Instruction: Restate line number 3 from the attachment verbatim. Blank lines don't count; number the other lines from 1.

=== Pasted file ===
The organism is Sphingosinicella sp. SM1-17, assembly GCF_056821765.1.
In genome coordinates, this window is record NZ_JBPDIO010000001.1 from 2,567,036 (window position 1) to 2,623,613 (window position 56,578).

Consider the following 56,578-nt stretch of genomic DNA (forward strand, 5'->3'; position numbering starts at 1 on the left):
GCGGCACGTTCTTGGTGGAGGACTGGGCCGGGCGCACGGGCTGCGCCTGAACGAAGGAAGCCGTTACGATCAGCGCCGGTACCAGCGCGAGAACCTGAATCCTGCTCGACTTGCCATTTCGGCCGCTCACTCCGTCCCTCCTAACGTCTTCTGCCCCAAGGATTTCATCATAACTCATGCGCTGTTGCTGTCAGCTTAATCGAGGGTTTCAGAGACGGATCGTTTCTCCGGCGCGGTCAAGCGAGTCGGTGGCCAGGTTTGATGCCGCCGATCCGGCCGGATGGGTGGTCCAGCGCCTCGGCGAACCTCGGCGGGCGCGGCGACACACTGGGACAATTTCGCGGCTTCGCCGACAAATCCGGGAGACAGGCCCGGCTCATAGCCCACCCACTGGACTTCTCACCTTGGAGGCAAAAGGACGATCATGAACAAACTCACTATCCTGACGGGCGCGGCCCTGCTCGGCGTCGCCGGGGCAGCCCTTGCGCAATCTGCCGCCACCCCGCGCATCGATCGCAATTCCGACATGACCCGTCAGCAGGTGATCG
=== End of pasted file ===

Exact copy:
Consider the following 56,578-nt stretch of genomic DNA (forward strand, 5'->3'; position numbering starts at 1 on the left):